Douglas Dunn: Partner can’t have much, but either the C 10 or H 10 should beat the contract. If declarer has the C 10, he will use it as an entry to take a second diamond ruff. Then, when a heart is led from dummy, I will unblock the jack so partner can get in with the H 10 to play a club.

Neelotpal Sahai: One spade, one heart and one diamond are certain. If I can remove dummy’s trumps, I can get a second diamond. If declarer has a singleton club, the contract is more or less cold.

Julian Wightwick: I plan to prevent the second diamond ruff. Suppose declarer has 6=2=3=2 shape with the H K but no C 10. If I switch to hearts now, he can ruff a diamond high, ruff a heart, ruff another diamond high, cash one club (dentist’s coup), and exit with the S 2 to deny me the club ruff. If he has a singleton club and the H K, he can always make by playing on clubs. …

Barry Rigal: I seem to be leading trumps a lot, with the same idea of cutting out ruffs. It has to be right sooner or later!

Yes, and it’s the overbidder’s nightmare…
Double and lead trumps.

Michael Schmahl: If South has S J-10-9-8-6-4 H K-x D x-x-x C x-x, he will be able to ruff two diamonds (high, to avoid blocking trumps) using the H K and a heart ruff as hand entries, losing only the S Q and red aces. Only a trump return will prevent this. …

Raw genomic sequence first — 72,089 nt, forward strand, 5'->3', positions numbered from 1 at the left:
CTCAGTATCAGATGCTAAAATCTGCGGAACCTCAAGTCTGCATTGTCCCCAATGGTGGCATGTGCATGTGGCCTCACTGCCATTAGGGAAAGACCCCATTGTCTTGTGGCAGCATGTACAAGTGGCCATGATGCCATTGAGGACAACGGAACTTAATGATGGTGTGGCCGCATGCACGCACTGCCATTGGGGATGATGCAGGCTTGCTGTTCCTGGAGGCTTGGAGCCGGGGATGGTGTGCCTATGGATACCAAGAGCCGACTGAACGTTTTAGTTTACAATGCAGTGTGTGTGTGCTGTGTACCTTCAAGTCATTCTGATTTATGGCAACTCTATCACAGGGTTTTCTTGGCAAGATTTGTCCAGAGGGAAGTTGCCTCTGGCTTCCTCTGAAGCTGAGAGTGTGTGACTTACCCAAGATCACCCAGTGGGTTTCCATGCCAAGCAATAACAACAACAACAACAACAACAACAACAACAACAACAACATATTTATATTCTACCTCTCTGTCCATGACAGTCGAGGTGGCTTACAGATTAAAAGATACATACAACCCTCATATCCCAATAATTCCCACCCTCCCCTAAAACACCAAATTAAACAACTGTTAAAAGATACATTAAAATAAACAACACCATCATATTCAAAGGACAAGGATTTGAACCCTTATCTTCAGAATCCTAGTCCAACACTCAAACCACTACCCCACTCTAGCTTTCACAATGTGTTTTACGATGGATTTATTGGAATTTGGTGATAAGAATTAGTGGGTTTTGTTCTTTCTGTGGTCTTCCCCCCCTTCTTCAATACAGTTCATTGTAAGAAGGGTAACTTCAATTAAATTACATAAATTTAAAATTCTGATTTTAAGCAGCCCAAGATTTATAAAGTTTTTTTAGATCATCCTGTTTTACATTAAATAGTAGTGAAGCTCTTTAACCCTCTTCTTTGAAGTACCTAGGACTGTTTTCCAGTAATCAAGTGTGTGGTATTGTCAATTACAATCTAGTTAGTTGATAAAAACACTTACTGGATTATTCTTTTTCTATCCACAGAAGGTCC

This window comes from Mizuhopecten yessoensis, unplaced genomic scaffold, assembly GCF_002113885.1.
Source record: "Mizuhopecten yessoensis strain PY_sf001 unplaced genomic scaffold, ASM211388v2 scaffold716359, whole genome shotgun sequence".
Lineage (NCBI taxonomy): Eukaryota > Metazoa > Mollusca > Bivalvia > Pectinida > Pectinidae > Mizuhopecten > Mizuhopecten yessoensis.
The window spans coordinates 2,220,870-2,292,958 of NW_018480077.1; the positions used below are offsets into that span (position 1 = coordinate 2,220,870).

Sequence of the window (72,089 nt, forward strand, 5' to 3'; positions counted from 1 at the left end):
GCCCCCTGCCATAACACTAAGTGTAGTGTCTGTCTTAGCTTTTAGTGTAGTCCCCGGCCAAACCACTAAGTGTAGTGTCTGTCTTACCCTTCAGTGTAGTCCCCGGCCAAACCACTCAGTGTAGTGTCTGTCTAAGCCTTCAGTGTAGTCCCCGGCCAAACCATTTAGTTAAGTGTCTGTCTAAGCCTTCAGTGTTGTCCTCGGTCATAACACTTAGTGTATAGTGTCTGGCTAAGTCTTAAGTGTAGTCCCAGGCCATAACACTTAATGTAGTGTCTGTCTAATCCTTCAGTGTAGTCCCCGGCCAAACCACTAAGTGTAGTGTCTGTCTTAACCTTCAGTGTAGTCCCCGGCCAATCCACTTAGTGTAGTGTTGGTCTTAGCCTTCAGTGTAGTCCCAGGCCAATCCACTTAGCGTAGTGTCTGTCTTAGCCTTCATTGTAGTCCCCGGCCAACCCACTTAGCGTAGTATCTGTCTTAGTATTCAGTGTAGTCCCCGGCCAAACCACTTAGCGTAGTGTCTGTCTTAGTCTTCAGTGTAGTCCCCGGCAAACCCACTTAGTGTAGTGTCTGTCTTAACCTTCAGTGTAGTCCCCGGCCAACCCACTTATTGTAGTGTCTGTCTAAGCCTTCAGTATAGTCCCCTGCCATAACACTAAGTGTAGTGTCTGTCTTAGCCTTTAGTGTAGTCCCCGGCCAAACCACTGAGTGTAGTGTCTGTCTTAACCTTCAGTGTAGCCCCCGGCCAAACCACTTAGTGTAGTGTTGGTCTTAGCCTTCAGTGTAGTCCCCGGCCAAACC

Bruce Scott: Partner led from a worthless diamond holding, so I don’t think he has the H K. … At first I was inclined to play hearts; however, partner has at most five diamonds, which leaves declarer with three… so I will return a trump. …

Dale Rudrum: If South has just one club, West must have the H K, and I must lead hearts now in case South has four diamonds (and only two hearts). If South has two or more clubs, or one club and three hearts, leading hearts can wait — and [doing so now] may give away the contract [by providing] an entry to ruff diamonds. Same goes for clubs, as South can lead hearts from the table himself. All this thinking concludes that what I would have done in a speedy card game is still the best…

Philip Mokveld: Prevent South from ruffing two diamonds in dummy.

Bill Cubley: Loses nothing and might stop ruffs in dummy.

Noer Imanzal Kartamadjana: If I do not return a spade, South can ruff diamonds twice; then I would get only three tricks…if South is 6=2=3=2 with the H K.

TopMain

Problem 5

Total Points None Vul

West


Pass
Pass
Pass
North


1 H
4 NT
Pass
East
You

Pass
Pass
Dbl
South

1 D
3 NT
6 D
All Pass

6 D× South
S K 10 7 6
H K J 5 4
D 4 3
C A 9 3
TableS Q J 3
H A Q 10 8 2
D 6
C Q 10 8 2

Partner leads the H 6, ducked to your 10, and South plays the three. Your next lead?

LeadAwardVotesPercent
C Q1011515
C 10912716
D 6832342
S J7577
C 23436
H A111114

After lying low for a few rounds, you decide it’s time to draw your Colt .45 and ambush this slam. Well, you got your heart lead. Now what? Partner’s H 6 must be from three cards*, so you’re not going to cash another heart trick. Should you just be passive and hope for an eventual black-suit trick? Or do you need to attack?